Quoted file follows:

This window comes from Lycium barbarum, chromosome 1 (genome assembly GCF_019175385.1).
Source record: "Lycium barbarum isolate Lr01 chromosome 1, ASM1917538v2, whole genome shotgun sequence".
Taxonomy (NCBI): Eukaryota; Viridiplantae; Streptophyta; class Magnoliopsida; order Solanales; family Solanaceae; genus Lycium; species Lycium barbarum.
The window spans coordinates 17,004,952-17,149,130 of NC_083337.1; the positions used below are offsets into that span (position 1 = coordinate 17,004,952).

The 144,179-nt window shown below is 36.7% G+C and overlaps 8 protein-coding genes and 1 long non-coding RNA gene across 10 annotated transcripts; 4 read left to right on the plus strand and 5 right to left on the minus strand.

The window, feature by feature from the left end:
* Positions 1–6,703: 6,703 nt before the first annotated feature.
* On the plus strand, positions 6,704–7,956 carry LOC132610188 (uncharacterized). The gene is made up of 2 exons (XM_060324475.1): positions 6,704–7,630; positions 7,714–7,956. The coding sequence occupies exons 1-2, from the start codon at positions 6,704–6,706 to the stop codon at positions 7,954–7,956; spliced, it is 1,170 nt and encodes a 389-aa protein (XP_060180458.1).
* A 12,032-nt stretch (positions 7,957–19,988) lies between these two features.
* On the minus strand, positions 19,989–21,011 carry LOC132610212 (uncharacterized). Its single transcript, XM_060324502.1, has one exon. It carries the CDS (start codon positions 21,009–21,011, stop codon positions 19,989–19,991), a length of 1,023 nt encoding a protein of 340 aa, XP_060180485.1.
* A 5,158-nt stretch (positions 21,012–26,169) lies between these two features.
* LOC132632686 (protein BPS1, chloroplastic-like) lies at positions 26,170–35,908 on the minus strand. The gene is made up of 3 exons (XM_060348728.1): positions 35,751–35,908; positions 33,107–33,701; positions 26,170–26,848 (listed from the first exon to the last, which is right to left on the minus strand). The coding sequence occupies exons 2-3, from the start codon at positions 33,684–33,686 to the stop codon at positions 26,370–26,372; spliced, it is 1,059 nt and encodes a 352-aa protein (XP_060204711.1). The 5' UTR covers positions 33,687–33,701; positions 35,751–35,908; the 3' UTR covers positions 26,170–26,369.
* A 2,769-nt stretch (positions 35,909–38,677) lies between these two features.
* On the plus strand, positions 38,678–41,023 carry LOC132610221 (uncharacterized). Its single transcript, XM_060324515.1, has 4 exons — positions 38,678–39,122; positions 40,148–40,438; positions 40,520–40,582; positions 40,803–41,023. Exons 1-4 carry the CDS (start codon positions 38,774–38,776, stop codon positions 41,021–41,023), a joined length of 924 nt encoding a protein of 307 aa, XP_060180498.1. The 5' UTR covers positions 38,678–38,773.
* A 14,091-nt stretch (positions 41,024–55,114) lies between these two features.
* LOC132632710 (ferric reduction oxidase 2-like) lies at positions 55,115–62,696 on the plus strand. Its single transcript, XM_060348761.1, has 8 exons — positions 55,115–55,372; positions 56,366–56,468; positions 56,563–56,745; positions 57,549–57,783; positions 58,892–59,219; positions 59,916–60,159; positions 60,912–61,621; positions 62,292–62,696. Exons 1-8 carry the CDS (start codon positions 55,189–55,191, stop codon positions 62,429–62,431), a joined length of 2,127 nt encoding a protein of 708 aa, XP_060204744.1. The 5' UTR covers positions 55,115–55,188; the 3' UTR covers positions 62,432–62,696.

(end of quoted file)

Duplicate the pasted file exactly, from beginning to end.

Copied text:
This window comes from Lycium barbarum, chromosome 1 (genome assembly GCF_019175385.1).
Source record: "Lycium barbarum isolate Lr01 chromosome 1, ASM1917538v2, whole genome shotgun sequence".
Taxonomy (NCBI): Eukaryota; Viridiplantae; Streptophyta; class Magnoliopsida; order Solanales; family Solanaceae; genus Lycium; species Lycium barbarum.
The window spans coordinates 17,004,952-17,149,130 of NC_083337.1; the positions used below are offsets into that span (position 1 = coordinate 17,004,952).

The 144,179-nt window shown below is 36.7% G+C and overlaps 8 protein-coding genes and 1 long non-coding RNA gene across 10 annotated transcripts; 4 read left to right on the plus strand and 5 right to left on the minus strand.

The window, feature by feature from the left end:
* Positions 1–6,703: 6,703 nt before the first annotated feature.
* On the plus strand, positions 6,704–7,956 carry LOC132610188 (uncharacterized). The gene is made up of 2 exons (XM_060324475.1): positions 6,704–7,630; positions 7,714–7,956. The coding sequence occupies exons 1-2, from the start codon at positions 6,704–6,706 to the stop codon at positions 7,954–7,956; spliced, it is 1,170 nt and encodes a 389-aa protein (XP_060180458.1).
* A 12,032-nt stretch (positions 7,957–19,988) lies between these two features.
* On the minus strand, positions 19,989–21,011 carry LOC132610212 (uncharacterized). Its single transcript, XM_060324502.1, has one exon. It carries the CDS (start codon positions 21,009–21,011, stop codon positions 19,989–19,991), a length of 1,023 nt encoding a protein of 340 aa, XP_060180485.1.
* A 5,158-nt stretch (positions 21,012–26,169) lies between these two features.
* LOC132632686 (protein BPS1, chloroplastic-like) lies at positions 26,170–35,908 on the minus strand. The gene is made up of 3 exons (XM_060348728.1): positions 35,751–35,908; positions 33,107–33,701; positions 26,170–26,848 (listed from the first exon to the last, which is right to left on the minus strand). The coding sequence occupies exons 2-3, from the start codon at positions 33,684–33,686 to the stop codon at positions 26,370–26,372; spliced, it is 1,059 nt and encodes a 352-aa protein (XP_060204711.1). The 5' UTR covers positions 33,687–33,701; positions 35,751–35,908; the 3' UTR covers positions 26,170–26,369.
* A 2,769-nt stretch (positions 35,909–38,677) lies between these two features.
* On the plus strand, positions 38,678–41,023 carry LOC132610221 (uncharacterized). Its single transcript, XM_060324515.1, has 4 exons — positions 38,678–39,122; positions 40,148–40,438; positions 40,520–40,582; positions 40,803–41,023. Exons 1-4 carry the CDS (start codon positions 38,774–38,776, stop codon positions 41,021–41,023), a joined length of 924 nt encoding a protein of 307 aa, XP_060180498.1. The 5' UTR covers positions 38,678–38,773.
* A 14,091-nt stretch (positions 41,024–55,114) lies between these two features.
* LOC132632710 (ferric reduction oxidase 2-like) lies at positions 55,115–62,696 on the plus strand. Its single transcript, XM_060348761.1, has 8 exons — positions 55,115–55,372; positions 56,366–56,468; positions 56,563–56,745; positions 57,549–57,783; positions 58,892–59,219; positions 59,916–60,159; positions 60,912–61,621; positions 62,292–62,696. Exons 1-8 carry the CDS (start codon positions 55,189–55,191, stop codon positions 62,429–62,431), a joined length of 2,127 nt encoding a protein of 708 aa, XP_060204744.1. The 5' UTR covers positions 55,115–55,188; the 3' UTR covers positions 62,432–62,696.